Tuesday, May 4, 2021

Another Example of Comic Surrealism

So yesterday I drew this picture based on a vision I'd seen while going to sleep the previous night. I saw one image that I liked and, being aware that these fleeting apparitions are easily lost, I used words to fix it in my mind so I'd remember it the next day, when I was conscious again. I (silently) repeated "Mont St-Michel, surounded by candy-colored swath with pink and blue puddles underneath." This was what the vision most closely resembled. I continued repeating "Mont St.-Michel, candy-colored surround, pink and blue puddles." I guess I got about 5 or 6 repetitions in before I dropped off.

Aaaaand it worked! As is usually the case with this phenomenon, when I started realizing it (also see my previous post) other elements suggested themselves to round out the tangible manifestation of the vision. Thus was born "Mont St.-Michel as Birthday Cake." The relationship between my nighttime vision and the waking rendering of it - perhaps I should say a version of it - is unclear. I'm fine with that. In fact I have a sort of superstitious fear that if I tried to find out what that relationship is I'd lose the visions forever. But looking at my own drawing I see I've depicted a typical American blonde naïvely using something she knows nothing about to create an entertainment, one that will be completely gone in a day or two.

Let me be clear: I mean no disrespect. The blonde is harmless and so is her cake. It's just that we white Americans are like children playing dress-up in regard to our collective Eurocentric cultural heritage, or what's left of it. (While I believe this describes most of us, there are those who use that heritage to justify viciousness, as we know to our sorrow.) So my beliefs - that's not the right word, but it's the only one I can think of to use for this - have manifested themselves as a picture. Since a picture is worth a thousand words, "Mont St.-Michel as Birthday Cake" shows us an aspect of ourselves.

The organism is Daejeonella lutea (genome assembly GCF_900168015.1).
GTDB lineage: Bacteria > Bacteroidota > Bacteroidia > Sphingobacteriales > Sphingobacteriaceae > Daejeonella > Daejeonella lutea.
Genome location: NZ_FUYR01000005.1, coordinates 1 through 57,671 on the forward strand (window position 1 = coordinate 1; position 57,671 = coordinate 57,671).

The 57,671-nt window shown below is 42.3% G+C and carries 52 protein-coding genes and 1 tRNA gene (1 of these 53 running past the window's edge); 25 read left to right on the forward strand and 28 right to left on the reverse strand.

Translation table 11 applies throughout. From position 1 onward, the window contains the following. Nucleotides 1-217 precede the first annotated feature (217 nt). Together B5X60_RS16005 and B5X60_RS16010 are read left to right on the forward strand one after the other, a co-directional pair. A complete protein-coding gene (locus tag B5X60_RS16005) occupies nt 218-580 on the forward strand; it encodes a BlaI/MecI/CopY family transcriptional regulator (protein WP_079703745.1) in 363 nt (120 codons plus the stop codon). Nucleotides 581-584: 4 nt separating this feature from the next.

About the medium, cheap colored pencils: they suck. I wanted to just sketch something quickly, but simple black drawing pencils wouldn't do, the colors in the vision were significant. But cheap colored pencils are low in actual pigment and they don't blend well so the values I was trying for are pretty washed out and dull. But I didn't want to waste my good stuff - Prismacolor pencils - on this "quick sketch." So of course I ended up spending hours on the blessed thing, and being pretty unsatisfied with the end result. One thing that did work is the wallpaper; I wanted to make it ugly. That was SO easy. And I finally got around to incorporating one of the things I like best about the work of the second-generation Impressionists Pierre Bonnard and Eduard Vuillard - to wit, the background as continuous texture that's nearly as interesting as the subject itself.

The more I do stuff like this the more I'm convinced I've invented a new genre - Comic Surrealism. Just wait until you see what I come up with next.

What is art, and what do you care anyway?

YES, damnit, it IS SO art!

The other night I struggled with a moral dilemma. An ad for came through my Facebook feed - this is a company that ...